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The latest monthly Resolve Strategic federal poll for the Age/Herald marks a return to this series’ lean to the Coalition relative to other pollsters, with a two-point increase in their primary vote to 39% and a corresponding drop in Labor’s to 32%. The Greens, One Nation and other parties are steady at 11%, 3% and 5% respectively, with the low collective major party vote reflected in a likewise steady 9% for the pollster’s “independents” measure. The latter is a contentious feature of the poll, as it is unclear how or if the pollster deals with uncertainty as to where independents might run, as nothing is publicly known about how its questionnaire is structured.

Resolve Strategic doesn’t provide two-party preferred numbers, but I estimate a 51-49 break in favour of the Coalition on two-party preferred based on 2019 preference flows, reversing the result from last month. Breakdowns for the large states suggest the Coalition leads 53-47 in New South Wales, compared with 50-50 last time, and a swing of a bit over 1% in their favour compared with 2019; Labor leads 53-47 in Victoria, little changed on either the last poll or the 2019 election; and the Coalition leads 56-44 in Queensland, compared with 51-49 last time, for a swing to Labor of about 2.5%. Despite the voting intention numbers, the poll finds Scott Morrison has taken a solid hit on his personal ratings, consistent with the finding of other polls over the past month, with his approval rating down seven points to 40% and disapproval up to 49%. Anthony Albanese is respectively up one to 31% and four to 45%, and he has narrowed his deficit on preferred prime minister from to 44-26 to 40-29.

Full results from the poll, which was conducted Wednesday to Sunday from a sample of 1606, can be viewed here. Further results from the poll concerning the economic outlook (most expect it to improve) and immigration (most believe there should be less of it than pre-pandemic) can be viewed here. The pollster’s bi-monthly New South Wales state voting intention result will presumably be along this evening.

Also out yesterday was the regular fortnightly poll from Essential Research, which now comes with a flash new display, though I personally will miss the PDF that brought it all together in one easily stored file. This release features neither the monthly leadership ratings nor the quarterly dump of voting intention numbers. What it does include is the regular question on COVID-19 response by the federal government, whose good rating is down three to 45% with poor steady on 29%, and the state governments, with New South Wales’ good rating steady on 57%, Victoria’s down six to 50% and Queensland’s down two to 60%.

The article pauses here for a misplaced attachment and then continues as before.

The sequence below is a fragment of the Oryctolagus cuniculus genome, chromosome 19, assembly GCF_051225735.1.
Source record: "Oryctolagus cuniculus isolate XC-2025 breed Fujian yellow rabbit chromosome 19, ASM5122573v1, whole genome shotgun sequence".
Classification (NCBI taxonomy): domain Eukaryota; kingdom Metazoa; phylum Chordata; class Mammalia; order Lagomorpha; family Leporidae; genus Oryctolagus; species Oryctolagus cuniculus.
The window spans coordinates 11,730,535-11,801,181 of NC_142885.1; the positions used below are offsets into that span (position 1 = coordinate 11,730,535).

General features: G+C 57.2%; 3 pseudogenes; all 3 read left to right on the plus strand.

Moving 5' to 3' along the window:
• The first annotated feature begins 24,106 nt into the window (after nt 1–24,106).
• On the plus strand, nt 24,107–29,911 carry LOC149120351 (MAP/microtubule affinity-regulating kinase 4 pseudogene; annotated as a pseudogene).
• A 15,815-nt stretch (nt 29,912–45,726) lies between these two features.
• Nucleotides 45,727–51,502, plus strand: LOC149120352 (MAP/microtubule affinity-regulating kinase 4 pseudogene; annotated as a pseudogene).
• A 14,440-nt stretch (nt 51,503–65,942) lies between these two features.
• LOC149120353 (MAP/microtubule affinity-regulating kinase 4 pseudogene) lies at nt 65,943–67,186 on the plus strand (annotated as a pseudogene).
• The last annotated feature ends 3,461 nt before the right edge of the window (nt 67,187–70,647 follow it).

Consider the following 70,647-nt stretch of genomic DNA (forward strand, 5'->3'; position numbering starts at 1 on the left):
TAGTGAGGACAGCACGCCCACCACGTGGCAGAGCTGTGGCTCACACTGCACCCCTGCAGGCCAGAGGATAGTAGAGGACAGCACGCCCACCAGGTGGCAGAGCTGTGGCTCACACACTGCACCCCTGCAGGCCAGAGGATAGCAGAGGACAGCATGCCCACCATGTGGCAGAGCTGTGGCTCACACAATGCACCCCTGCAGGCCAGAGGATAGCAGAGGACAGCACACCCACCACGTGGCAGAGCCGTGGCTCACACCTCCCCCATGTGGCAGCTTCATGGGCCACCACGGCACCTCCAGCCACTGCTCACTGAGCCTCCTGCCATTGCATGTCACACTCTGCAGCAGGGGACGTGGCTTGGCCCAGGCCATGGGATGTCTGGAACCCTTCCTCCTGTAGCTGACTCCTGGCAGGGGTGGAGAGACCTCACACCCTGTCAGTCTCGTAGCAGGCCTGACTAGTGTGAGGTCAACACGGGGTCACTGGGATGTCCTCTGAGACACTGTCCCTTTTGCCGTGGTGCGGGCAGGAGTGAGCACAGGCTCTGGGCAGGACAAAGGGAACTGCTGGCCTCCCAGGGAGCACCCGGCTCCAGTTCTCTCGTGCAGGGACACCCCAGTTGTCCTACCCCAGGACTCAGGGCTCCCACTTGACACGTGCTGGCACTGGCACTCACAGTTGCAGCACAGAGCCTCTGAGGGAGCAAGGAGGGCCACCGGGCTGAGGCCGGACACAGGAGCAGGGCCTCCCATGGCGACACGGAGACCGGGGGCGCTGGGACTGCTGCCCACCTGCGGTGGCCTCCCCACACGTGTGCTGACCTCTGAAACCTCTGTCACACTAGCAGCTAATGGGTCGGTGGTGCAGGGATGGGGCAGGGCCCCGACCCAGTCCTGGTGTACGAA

A question on best party to manage the economy does not follow the usual form for this issue in favouring the Coalition: instead, Labor and Liberal are tied on 34%. Furthermore, Labor leads 40-29 as the better party to “ensure the economy works in the interests of everyday Australians”, and 37-23 as best party to manage household expenses. Perhaps relatedly, fully 62% wanted the government to play a more active role in managing the economy, with only 16% wanting it to be less active and 22% thinking it has it about right. Further questions relate to government help for businesses to recover from the pandemic (respondents overwhelmingly in favour), an emissions target for 2030 (respondents believe it should be more ambitious) and freedom of speech (respondents actually aren’t all that keen on it). The poll was conducted Wednesday to Sunday from a sample of 1095.

Finally, Sky News has a curious set of figures from a poll of 4010 respondents conducted way back in September by unheralded outfit Ergo Strategy, described as “News Corp’s final exclusive survey”, though I can’t find any record of anything earlier. No voting intention figures are provided, but we are told how voters for each party in 2019 intend to vote this time. Eleven per cent of Coalition voters said they were switching to Labor compared with 5% vice-versa, suggesting a shift of around 3% in favour of Labor.

Author: William Bowe

William Bowe is a Perth-based election analyst and occasional teacher of political science. His blog, The Poll Bludger, has existed in one form or another since 2004, and is one of the most heavily trafficked websites on Australian politics.

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